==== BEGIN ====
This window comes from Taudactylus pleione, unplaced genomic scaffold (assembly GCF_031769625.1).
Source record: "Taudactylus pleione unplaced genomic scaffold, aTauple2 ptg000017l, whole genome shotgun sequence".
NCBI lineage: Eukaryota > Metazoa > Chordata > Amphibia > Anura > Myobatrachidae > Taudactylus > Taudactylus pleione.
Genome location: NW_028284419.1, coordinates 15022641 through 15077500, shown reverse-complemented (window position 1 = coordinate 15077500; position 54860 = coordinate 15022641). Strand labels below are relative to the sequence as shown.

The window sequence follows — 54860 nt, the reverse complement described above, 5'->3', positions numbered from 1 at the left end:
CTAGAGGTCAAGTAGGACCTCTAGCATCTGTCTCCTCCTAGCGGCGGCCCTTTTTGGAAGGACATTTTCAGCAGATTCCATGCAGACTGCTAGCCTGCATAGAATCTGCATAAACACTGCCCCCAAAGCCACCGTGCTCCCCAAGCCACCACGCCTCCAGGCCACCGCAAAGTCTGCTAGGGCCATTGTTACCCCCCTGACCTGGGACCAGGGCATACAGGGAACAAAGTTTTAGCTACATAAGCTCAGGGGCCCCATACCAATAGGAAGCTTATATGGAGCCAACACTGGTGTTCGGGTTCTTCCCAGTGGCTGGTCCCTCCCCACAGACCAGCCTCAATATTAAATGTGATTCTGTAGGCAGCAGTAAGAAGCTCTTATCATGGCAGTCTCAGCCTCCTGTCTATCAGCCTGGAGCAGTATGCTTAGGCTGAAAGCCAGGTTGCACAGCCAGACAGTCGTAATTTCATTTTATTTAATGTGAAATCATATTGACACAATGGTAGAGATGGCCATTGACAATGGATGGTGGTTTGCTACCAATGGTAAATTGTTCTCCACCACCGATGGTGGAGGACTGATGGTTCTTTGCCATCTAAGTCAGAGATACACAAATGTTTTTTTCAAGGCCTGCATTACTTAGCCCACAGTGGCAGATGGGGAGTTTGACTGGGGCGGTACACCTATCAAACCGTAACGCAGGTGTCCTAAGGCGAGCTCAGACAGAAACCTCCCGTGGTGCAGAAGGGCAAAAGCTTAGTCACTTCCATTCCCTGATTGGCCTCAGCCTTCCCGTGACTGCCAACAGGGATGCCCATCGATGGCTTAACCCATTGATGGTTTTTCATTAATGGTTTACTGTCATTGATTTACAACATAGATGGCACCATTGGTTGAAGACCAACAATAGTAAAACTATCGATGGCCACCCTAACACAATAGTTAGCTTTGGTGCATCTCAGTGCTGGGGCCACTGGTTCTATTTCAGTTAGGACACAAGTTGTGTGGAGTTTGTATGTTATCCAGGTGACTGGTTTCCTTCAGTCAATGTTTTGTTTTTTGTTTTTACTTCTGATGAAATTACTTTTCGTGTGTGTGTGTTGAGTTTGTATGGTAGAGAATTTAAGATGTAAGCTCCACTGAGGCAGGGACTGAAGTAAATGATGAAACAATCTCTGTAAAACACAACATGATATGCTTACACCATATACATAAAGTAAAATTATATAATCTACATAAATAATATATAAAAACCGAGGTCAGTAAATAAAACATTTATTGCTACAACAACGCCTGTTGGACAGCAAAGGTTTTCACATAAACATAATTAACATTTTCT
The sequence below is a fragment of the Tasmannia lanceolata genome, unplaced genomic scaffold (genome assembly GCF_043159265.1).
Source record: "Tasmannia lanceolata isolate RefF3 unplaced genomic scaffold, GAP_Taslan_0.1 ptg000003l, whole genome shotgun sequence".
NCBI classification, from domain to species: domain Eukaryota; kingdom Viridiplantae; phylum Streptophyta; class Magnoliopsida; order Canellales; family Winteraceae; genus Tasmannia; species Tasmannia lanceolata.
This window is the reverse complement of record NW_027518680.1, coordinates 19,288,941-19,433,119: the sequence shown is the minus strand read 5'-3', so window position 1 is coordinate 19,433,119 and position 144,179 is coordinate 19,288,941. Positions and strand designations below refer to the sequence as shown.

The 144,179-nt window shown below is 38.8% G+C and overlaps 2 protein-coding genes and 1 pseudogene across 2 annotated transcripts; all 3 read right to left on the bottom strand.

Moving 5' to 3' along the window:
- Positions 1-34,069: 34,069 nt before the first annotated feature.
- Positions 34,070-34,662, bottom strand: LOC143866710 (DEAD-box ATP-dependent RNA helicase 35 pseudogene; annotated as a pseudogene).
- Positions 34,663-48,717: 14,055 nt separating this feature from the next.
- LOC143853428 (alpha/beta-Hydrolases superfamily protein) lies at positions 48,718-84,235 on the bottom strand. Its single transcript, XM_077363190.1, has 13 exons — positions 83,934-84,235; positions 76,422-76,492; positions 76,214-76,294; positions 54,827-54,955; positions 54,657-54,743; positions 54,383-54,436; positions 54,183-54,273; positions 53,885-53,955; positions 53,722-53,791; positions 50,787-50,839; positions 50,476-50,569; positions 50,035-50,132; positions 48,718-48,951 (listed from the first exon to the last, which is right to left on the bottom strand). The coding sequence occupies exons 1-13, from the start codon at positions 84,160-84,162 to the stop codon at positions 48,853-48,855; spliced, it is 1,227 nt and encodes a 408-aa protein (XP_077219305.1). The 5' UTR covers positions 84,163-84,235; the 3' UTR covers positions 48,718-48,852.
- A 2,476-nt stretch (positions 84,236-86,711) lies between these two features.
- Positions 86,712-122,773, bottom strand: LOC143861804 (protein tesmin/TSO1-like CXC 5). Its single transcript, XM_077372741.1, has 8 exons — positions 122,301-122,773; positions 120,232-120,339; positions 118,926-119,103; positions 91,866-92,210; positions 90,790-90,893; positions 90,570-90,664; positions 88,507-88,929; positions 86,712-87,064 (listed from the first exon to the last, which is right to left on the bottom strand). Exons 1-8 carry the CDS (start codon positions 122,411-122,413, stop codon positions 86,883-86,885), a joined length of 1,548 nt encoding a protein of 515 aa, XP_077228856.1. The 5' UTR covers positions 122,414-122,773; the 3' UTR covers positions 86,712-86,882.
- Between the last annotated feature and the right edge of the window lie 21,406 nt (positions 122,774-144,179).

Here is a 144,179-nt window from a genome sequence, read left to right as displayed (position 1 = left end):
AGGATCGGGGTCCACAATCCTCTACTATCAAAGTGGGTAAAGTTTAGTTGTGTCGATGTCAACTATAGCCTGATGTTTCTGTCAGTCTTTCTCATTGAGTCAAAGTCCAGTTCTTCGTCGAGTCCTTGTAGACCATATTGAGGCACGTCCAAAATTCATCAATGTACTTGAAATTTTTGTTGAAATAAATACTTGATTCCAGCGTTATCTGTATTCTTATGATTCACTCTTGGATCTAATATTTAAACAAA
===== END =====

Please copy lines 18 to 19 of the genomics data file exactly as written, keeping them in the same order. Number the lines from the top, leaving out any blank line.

- Positions 86,712-122,773, bottom strand: LOC143861804 (protein tesmin/TSO1-like CXC 5). Its single transcript, XM_077372741.1, has 8 exons — positions 122,301-122,773; positions 120,232-120,339; positions 118,926-119,103; positions 91,866-92,210; positions 90,790-90,893; positions 90,570-90,664; positions 88,507-88,929; positions 86,712-87,064 (listed from the first exon to the last, which is right to left on the bottom strand). Exons 1-8 carry the CDS (start codon positions 122,411-122,413, stop codon positions 86,883-86,885), a joined length of 1,548 nt encoding a protein of 515 aa, XP_077228856.1. The 5' UTR covers positions 122,414-122,773; the 3' UTR covers positions 86,712-86,882.
- Between the last annotated feature and the right edge of the window lie 21,406 nt (positions 122,774-144,179).